“The Agreement now leaves it unclear which actors have responsibility to reduce emissions from these sectors,” said Andrew Murphy, Aviation and Shipping Officer with Brussels-based Transport & Environment. “If ICAO and IMO wish to retain a role, they must urgently scale up their ambition.”
One of the key outcomes of the Agreement – largely secured by a new group of over 100 developed and developing countries formed during COP21 called the High Ambition Coalition – was a strengthening of climate ambition to reduce global warming to “well below” 2⁰C above pre-industrial levels “and pursuing efforts to limit the temperature increase to 1.5⁰C”.
“This is the new climate reality and industry will have to be more proactive, and ICAO will have to start working this into their efforts,” he said. “1.5⁰C cannot be achieved unless the sector urgently reins in its emissions.”
Despite the G77/China warnings against States taking unilateral action, Murphy believes if the two UN agencies fail to step up then States and regions will have the right to adopt measures to ensure these sectors contribute to the 1.5⁰C target. If ICAO and IMO cannot raise their game in line with the Paris ambition, they also risk losing their mandates to regulate on climate action, he warned.
UNFCCC – Paris Agreement , UNFCCC statement on Paris outcome , ATAG statement on Paris outcome , T&E statement on Paris outcome
UK Government accepts case for airport expansion but says more time needed to examine environmental impacts
Fri 11 Dec 2015 – The UK Government has accepted the case for airport expansion in the south-east of England but has postponed a decision on where that expansion should take place until the middle of next year at the earliest. The report of the Airports Commission published in the summer had firmly recommended a new third runway at Heathrow but the Government has reopened the door to the viability of two other schemes shortlisted by the Commission, a second runway at Gatwick and the extension of an existing runway at Heathrow that could simultaneously handle both incoming and outgoing aircraft. The Government says more work needs to be done to analyse the environmental impacts of the expansion proposals, in particular on local air quality and greenhouse gas emissions, and is expecting the airports to submit “ambitious solutions” to tackle the issue.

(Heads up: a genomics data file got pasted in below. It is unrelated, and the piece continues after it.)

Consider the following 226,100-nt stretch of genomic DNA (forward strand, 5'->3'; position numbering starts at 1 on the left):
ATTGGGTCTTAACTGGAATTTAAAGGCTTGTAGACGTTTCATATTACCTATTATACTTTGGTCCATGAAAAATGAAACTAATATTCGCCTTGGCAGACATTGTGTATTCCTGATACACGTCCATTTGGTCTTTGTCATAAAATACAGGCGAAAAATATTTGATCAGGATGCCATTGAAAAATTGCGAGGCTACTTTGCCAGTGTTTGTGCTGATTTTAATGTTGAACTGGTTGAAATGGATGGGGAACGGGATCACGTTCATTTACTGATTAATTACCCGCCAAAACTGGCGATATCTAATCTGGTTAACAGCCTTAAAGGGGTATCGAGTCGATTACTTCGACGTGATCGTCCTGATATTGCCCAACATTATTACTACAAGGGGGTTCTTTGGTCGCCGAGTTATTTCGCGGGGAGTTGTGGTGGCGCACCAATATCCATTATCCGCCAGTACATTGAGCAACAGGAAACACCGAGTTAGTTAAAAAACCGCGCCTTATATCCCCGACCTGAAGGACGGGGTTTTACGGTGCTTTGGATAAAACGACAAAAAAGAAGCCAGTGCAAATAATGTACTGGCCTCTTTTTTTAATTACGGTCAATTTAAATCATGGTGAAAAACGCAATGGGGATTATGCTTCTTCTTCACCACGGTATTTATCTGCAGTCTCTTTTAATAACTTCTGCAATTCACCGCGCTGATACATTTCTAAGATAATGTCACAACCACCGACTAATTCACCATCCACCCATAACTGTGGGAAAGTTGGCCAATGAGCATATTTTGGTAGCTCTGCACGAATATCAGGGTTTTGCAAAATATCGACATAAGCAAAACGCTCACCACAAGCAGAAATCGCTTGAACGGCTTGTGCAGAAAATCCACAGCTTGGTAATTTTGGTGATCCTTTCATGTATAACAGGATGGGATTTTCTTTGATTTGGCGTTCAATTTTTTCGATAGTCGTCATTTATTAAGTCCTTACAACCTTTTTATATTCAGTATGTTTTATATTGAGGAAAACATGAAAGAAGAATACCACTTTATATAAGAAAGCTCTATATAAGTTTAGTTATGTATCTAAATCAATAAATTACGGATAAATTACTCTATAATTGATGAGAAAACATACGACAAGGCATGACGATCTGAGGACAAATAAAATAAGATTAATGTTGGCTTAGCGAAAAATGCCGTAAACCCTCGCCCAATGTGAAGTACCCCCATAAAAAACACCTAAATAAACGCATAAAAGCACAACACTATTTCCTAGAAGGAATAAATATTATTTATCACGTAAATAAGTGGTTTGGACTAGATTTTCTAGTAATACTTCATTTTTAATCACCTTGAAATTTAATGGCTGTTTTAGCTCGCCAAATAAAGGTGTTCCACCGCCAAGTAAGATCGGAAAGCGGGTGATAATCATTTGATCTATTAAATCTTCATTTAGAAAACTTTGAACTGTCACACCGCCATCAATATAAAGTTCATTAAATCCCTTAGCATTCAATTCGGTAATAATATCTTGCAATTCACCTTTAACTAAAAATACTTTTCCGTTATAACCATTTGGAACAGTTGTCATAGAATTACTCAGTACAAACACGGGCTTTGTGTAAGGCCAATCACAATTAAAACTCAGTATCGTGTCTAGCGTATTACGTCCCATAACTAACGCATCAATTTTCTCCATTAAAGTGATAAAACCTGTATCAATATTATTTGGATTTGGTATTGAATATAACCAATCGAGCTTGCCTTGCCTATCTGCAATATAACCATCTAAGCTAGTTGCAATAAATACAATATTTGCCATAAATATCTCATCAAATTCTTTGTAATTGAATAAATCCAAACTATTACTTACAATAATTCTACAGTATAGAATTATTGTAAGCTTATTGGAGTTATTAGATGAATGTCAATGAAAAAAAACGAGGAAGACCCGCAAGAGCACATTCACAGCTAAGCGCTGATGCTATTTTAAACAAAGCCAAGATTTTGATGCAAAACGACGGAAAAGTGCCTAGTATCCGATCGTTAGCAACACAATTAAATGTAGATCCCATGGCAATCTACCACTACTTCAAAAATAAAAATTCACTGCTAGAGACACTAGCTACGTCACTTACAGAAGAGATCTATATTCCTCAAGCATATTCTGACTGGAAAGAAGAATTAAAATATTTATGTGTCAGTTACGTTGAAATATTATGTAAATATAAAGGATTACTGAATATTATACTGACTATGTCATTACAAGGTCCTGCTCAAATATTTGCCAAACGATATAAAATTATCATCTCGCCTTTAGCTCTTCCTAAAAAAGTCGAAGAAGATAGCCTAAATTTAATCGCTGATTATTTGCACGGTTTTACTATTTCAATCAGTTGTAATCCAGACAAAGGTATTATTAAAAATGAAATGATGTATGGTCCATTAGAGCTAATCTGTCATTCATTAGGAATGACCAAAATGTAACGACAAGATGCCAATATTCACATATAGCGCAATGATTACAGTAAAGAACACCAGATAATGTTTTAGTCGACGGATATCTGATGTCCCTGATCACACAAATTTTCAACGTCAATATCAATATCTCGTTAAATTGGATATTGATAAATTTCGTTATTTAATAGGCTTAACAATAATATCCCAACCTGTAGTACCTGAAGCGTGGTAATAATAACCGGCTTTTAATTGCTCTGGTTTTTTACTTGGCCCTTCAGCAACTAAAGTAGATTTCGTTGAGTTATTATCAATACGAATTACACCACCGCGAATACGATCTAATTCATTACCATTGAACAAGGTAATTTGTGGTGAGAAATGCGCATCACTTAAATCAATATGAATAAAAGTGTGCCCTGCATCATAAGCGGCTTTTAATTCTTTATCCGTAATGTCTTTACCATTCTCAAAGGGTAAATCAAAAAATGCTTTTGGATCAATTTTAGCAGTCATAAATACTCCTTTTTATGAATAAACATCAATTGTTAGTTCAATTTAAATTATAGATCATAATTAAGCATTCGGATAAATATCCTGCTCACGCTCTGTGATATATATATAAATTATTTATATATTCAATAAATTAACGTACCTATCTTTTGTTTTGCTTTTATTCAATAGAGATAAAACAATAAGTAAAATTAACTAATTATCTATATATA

Heathrow is now all but full to capacity and Gatwick is nearing that point, concluded the 340-page final report from the Airports Commission, which was led by economist Sir Howard Davies. “There is still capacity elsewhere in the South-East for point-to-point and especially low-cost flights, but with no availability at its main hub airport, London is beginning to find that new routes to important long-haul destinations are set up elsewhere in Europe rather than in the UK,” wrote Davies in the report’s foreword.
Without quick action, the situation would continue to deteriorate and the entire London system would be full by 2040, he added. “So a new runway is needed by 2030, which means a firm decision is needed soon, as bringing it into operation will take a decade or more.”
The Government now says it agrees that more runway capacity is required by 2030 but is concerned that environmental objections could bog down the planning consent process for many years.
“The case for aviation expansion is clear – but it’s vitally important we get the decision right so that it will benefit generations to come,” said Patrick McLoughlin, Secretary of State for Transport. “We will undertake more work on environmental impacts, including air quality, noise and carbon. We must develop the best possible package of measures to mitigate the impacts on local people. We will continue work on all the shortlisted locations, so that the timetable for more capacity set out by Sir Howard is met.”
The Department for Transport said it would test the air quality analysis carried out by the Commission using the latest projected future concentrations of nitrogen dioxide. The next step is to continue to develop the best possible package of measures to mitigate the impacts on local people and the environment, said a DfT statement. This, it added, would include a package for local communities to include compensation, maximising local economic opportunities through new jobs and apprenticeships, and measures to tackle noise.
“The Government will do this quickly so that the timetable for delivering capacity set out by the Airports Commission can be met,” said the DfT.